What Good Writers Still Get Wrong about Blind People
by Kestrell Alicia Verlager
Talk/discussion delivered at Readercon on July 09, 2010
To begin with, I wanted to mention how I came to propose this discussion. I graduated from MIT's Comparative Media Studies master's program a number of years ago, and my thesis was, Decloaking Disability: Images of Disability and Technology in Science Fiction Media.
One of the reasons I love speculative fiction in general and science fiction specifically is it's many characters with non-normative bodies and modes of perception. However, when it comes to fictional blind characters, I often find myself shaking my head and wishing I could talk to writers about what they have gotten wrong in regard to the experience of being a real blind person. So, when I received an invitation to submit ideas for Readercon programming, I thought, Here is the perfect audience! And the Readercon programming committee was kind enough to encourage me.
Because my goal is to discuss specific representations of blindness and blind people, I am going to use concrete examples from specific works. I don't wish for this to be interpreted as personal attacks upon the writers who wrote these works; I specifically mention in the title of this talk that these are all good writers, really, the best writers. The problem, I believe, is that there is so much mythologizing and misinformation about blindness and blind people that it is difficult for even the best authors to always distinguish fact from fiction, reality from stereotype.
My hope in presenting this talk is to supply some ideas and questions which people can employ in order to be more critical as writers, readers, and reviewers, for--I'm going to use a quote here from Samuel Delany's introduction to Uranian Worlds:-
"If we want to change the way we read, we have to change the way we write."
In considering representations of blind people in narrative, one becomes aware of how deeply woven together story and blindness are as represented by the mythic figure of the blind storyteller. Borges, Carolan, Milton, Homer--their blindness seems not merely a matter of biographical detail but something of more significance. My use of the word "significance" is intentional, for I wil repeatedly be returning to the question of what blindness signifies or means within the context of the stories I will be discussing.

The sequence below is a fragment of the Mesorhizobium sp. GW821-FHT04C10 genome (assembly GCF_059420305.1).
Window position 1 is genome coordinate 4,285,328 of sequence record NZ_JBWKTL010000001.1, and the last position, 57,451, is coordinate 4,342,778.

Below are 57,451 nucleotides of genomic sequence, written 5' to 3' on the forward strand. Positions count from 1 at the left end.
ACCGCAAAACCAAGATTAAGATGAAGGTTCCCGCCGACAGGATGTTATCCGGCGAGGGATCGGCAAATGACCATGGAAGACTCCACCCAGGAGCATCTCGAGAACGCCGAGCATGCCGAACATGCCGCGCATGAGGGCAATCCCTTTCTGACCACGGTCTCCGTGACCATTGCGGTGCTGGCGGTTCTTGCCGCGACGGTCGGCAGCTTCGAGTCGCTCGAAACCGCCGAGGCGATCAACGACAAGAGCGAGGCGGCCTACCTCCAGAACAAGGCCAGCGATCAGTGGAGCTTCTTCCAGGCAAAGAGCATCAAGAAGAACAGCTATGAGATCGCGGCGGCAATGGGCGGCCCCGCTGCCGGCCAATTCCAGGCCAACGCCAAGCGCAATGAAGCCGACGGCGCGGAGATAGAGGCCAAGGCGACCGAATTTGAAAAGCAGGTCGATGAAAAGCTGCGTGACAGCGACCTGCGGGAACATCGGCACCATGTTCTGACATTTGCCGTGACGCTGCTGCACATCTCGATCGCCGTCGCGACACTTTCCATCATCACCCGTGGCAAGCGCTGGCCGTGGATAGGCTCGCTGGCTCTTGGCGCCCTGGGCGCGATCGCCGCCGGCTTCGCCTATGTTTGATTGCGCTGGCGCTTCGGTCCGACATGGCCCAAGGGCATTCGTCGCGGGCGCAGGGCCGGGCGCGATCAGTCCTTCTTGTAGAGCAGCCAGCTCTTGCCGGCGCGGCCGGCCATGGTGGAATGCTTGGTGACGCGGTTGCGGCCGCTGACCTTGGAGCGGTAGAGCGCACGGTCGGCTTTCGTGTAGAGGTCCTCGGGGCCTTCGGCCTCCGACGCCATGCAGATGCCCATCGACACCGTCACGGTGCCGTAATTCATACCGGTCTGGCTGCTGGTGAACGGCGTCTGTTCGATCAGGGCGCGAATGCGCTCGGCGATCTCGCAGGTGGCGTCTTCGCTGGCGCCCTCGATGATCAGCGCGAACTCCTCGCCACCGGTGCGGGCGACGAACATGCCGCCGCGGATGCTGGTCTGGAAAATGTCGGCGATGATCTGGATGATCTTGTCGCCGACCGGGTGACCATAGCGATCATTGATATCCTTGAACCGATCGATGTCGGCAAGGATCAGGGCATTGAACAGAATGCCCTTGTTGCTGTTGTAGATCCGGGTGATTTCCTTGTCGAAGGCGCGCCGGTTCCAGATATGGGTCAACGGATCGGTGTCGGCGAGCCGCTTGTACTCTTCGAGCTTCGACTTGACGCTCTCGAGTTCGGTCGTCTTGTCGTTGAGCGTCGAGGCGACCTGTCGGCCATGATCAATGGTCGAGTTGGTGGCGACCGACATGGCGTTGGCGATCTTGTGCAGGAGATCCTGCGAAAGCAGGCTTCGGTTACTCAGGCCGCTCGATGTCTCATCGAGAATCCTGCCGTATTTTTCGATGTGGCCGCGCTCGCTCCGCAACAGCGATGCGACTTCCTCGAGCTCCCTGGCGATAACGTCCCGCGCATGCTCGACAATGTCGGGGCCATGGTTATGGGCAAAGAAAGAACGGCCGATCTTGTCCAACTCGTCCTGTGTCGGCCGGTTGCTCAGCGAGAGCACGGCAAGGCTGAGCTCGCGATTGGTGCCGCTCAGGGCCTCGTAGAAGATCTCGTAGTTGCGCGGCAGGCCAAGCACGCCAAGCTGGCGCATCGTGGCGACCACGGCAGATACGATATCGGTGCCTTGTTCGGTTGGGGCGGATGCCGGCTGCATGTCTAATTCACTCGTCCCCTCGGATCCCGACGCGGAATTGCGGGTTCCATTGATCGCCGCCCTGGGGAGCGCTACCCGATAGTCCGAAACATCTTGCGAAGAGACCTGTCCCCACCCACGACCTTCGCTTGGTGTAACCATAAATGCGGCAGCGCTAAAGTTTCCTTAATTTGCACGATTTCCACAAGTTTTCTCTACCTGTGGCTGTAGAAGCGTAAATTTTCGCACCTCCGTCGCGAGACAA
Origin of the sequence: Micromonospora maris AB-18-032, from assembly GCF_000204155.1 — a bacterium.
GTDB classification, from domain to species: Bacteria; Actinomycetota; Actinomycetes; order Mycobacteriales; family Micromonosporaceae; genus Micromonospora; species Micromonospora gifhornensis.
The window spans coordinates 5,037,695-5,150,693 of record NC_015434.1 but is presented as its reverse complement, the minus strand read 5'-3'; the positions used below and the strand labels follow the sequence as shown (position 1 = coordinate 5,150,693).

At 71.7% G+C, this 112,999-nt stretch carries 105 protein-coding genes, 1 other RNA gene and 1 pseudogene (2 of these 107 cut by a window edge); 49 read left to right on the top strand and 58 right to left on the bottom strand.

The myth of the blind bard was well-established long before Homer for, as in the case of many things, the Greeks borrowed the myth of the blind bard from the Egyptians, who had painted on the inside of their tombs images of blind harpists which included symbols indicating that the bards knowledge was more than mere human knowledge, that his songs possessed some higher truth, that he was in direct contact with the gods.
More recently in history, Gaelic cultures endowed their blind bards with the title "Dall" (pronounced, to the best of my knowledge, like "dial," with a slightly elongated i), which not only meant "blind" but also implied that these blind bards were in possession of superior knowledge and wisdom.
And it isn't just the Egyptian or the Gaelic cultures which have throughout history either discovered or created blind bards in order to add authority to their own stories, to express what often seems most important but most ineffable to that culture.
May I point out that here we all sit, part of a culture which we call science fiction, and we have our own blind bard named Rhysling from Robert A. Heinlein's "The Green Hills of Earth" (Saturday Evening Post, Feb. 8, 1947).
What does Rhysling signify to science fiction culture?
Many readers would probably suggest that Rhysling's poetry evokes the golden age of space exploration and of science fiction itself. Whatever your answer may be, there is the recognition that it is Rhysling's blindness which seems to add additional authority to his stories.
The authority and omniscience of the blind storyteller is something which we so take for granted that, in her Nobel Prize acceptance speech in 1993, Toni Morrison used the image of a blind storyteller to pose the idea that it is only by constantly questioning the meaning of stories and the very authority of narrative that we can ensure that stories remain a living, changing thing embodying subversive possibilities.